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Communication: The Marriage Deal-maker or Deal-breaker

God’s plan for marriage was never for partners to merely enjoy each other’s company or to simply endure to the end, but to see love grow and bear fruit. Truth is relationships end when partners stop having those real, honest conversations that couples often had at the beginning of a relationship, but which naturally fade over time. The key is to not let that fading turn into never having the conversations necessary for marriage growth.

Bad communication doesn’t necessarily mean your relationship is over. There is always hope (with the possible exception of physical or domestic abuse). A great number of relationships have the possibility of being saved, if both partners are committed to working it out.

Good communication either makes or breaks most marriages. Although two individuals have different levels of communication skills, communication CAN be learned. Improve your marriage relationship now by putting these Communication Tips for a Deal-maker (and not Deal-breaker) Marriage to work:


1. Stop, Look and Listen: We’re often so afraid of not being heard, we rush to keep talking. Ironically, this behavior makes it all the more possible we won’t be heard. Similarly, most of our communication isn’t in what we say, but how we say it. Reading your spouse’s nonverbal signals takes time and patience, but the more you do it, the more attuned you will be to what they’re really saying.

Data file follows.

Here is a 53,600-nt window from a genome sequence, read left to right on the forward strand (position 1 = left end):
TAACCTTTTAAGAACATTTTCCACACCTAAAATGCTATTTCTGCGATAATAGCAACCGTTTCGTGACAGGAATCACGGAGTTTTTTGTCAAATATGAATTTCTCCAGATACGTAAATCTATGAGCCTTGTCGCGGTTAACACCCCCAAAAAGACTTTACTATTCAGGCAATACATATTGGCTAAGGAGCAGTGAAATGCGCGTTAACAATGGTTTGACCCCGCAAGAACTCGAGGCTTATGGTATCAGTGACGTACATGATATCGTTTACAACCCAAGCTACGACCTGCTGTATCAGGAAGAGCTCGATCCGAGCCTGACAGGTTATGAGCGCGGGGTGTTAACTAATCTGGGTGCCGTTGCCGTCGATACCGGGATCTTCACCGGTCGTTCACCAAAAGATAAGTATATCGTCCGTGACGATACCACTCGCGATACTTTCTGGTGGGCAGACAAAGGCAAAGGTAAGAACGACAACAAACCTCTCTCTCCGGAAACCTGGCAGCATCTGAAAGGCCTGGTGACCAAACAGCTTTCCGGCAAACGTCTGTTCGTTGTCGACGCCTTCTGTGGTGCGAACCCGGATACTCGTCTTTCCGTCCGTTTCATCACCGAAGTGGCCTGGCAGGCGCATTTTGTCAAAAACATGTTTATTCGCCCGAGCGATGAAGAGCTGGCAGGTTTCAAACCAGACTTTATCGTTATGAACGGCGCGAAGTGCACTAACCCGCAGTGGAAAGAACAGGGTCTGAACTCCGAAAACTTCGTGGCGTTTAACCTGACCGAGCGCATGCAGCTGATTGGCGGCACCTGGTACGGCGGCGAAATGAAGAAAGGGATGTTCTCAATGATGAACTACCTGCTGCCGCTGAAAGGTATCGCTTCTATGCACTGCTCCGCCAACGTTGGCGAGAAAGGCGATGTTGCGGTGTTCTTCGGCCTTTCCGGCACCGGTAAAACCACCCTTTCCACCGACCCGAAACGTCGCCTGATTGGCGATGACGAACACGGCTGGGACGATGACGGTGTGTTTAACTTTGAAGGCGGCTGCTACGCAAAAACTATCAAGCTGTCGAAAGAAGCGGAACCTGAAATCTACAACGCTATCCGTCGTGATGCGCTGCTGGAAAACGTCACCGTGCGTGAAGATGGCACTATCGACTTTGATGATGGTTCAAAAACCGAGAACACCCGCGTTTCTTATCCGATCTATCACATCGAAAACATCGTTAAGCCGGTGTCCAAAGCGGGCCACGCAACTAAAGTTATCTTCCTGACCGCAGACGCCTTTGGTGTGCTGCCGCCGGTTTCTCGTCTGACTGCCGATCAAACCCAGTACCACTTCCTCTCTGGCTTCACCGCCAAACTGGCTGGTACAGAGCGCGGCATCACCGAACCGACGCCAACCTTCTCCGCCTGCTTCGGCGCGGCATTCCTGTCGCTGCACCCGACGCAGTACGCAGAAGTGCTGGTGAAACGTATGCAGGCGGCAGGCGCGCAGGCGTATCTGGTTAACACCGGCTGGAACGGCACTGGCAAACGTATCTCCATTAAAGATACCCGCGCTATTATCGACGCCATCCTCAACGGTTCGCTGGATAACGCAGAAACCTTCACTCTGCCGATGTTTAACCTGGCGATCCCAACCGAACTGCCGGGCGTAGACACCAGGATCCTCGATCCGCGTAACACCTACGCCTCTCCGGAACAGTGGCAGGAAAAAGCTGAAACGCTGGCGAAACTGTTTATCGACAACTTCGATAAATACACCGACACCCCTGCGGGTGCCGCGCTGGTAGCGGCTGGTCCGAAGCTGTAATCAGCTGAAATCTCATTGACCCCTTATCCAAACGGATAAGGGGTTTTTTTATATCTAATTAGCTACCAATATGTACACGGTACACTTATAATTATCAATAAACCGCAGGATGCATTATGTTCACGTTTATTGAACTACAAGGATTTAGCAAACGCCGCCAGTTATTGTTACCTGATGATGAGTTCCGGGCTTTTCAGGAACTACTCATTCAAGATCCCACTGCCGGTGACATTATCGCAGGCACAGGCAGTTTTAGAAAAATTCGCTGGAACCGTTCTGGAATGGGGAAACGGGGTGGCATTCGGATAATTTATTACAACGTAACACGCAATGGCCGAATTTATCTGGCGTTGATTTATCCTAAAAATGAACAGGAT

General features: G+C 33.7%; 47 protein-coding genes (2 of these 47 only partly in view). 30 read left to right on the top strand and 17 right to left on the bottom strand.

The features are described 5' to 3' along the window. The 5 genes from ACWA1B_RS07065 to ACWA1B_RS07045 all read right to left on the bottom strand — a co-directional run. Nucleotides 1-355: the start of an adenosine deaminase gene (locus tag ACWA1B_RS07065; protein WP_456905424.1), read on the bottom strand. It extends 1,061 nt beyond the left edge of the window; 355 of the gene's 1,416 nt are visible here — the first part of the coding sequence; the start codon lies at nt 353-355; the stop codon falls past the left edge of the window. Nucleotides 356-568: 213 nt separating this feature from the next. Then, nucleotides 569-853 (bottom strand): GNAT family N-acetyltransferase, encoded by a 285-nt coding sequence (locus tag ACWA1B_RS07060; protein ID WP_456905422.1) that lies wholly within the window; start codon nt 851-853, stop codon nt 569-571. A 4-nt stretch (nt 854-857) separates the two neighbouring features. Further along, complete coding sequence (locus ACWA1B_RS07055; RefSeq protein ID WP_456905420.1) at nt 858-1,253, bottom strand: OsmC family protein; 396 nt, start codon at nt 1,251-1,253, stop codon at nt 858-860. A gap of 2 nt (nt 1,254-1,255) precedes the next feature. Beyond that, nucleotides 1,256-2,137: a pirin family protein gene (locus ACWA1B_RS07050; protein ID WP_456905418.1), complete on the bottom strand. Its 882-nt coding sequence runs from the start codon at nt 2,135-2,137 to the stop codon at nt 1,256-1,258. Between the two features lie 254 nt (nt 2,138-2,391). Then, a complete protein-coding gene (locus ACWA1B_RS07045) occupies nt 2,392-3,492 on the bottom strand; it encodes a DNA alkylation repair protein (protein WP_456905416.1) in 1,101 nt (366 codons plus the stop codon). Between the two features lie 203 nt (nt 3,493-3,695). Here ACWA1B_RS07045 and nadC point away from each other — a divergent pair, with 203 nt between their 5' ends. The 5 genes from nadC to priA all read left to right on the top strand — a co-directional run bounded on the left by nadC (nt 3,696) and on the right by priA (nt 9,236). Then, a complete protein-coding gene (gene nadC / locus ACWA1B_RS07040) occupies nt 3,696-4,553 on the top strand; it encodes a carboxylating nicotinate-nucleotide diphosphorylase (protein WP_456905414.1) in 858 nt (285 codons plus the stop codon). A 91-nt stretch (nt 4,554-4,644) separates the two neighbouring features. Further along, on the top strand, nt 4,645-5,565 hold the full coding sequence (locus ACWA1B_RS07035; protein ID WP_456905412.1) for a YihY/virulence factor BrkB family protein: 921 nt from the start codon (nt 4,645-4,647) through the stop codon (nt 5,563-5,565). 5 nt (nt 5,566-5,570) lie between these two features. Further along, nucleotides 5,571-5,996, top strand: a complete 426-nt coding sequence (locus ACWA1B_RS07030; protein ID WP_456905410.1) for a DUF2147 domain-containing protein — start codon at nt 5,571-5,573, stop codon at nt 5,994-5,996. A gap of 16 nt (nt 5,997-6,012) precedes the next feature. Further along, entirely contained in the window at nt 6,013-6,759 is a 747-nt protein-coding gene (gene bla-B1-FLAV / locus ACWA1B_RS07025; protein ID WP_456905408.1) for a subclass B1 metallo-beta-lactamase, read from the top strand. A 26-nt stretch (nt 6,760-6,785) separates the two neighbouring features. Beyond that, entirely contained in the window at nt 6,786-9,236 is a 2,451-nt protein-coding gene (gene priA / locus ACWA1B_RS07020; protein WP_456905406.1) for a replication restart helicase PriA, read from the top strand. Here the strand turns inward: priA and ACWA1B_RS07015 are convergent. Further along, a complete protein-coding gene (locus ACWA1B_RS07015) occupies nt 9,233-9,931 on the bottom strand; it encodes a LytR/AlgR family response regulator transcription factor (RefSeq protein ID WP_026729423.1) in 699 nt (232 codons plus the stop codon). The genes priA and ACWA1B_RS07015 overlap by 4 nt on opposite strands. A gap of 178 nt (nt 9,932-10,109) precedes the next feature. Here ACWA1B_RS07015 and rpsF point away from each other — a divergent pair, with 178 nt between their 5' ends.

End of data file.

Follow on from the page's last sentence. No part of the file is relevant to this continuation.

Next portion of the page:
2. Force Yourself to Hear: There are times that you’ve stopped talking for the moment, but inside your head you’re still thinking of all the things you want to say. Still, you’re not really hearing what is being said. Rephrasing what a person has just said helps to let the person know you’re listening. You can also communicate in other ways — through your actions, or through email, Facebook, texting, etc.. These ways can cause you to fully hear your partner and act as a buffer between escalating emotions.

3. Be Open and Honest with Your Partner: Little lies turn into big lies. Pretending everything is alright isn’t alright. And giving your partner the silent treatment is about as useful as a fish out of water.

4. Stay Focused In the Here and Now: Sometimes discussions turn into arguments that can morph into everything under the sun and the kitchen sink. Keep the discussion (or argument) focused to the topic at hand. While it’s easy to get in the cheap shots or bring up everything that supports your case, don’t.

5. Try to Minimize Emotion when Talking about Important, Big Decisions: Nobody can talk about important matters if they feel emotionally vulnerable or charged-up and angry. When you’re experiencing those charged emotions, table the conversation for another time. Instead, try doing something fun or lighthearted that might lighten everyday frustrations and put things into perspective.

6. Be Ready to Let Go of an Argument: Often times we continue to argue or have a heated discussion because we simply want to be right. The need to win the debate should not be your motive. Backing down a bit shows you respect the other person’s feelings; it’s not just about you.

No one is a perfect communicator; the process takes time but you must start somewhere. Make the effort to improve how you communicate; it may encourage your spouse to make more of an effort also.The goal of marriage is to ultimately glorify God through our communication, deeds and relationships, demonstrating the love of Christ to the world.

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I believe being ready to let go of an argument is very important. This will help to allow the communication to not become stagnant. Dr. Serrano

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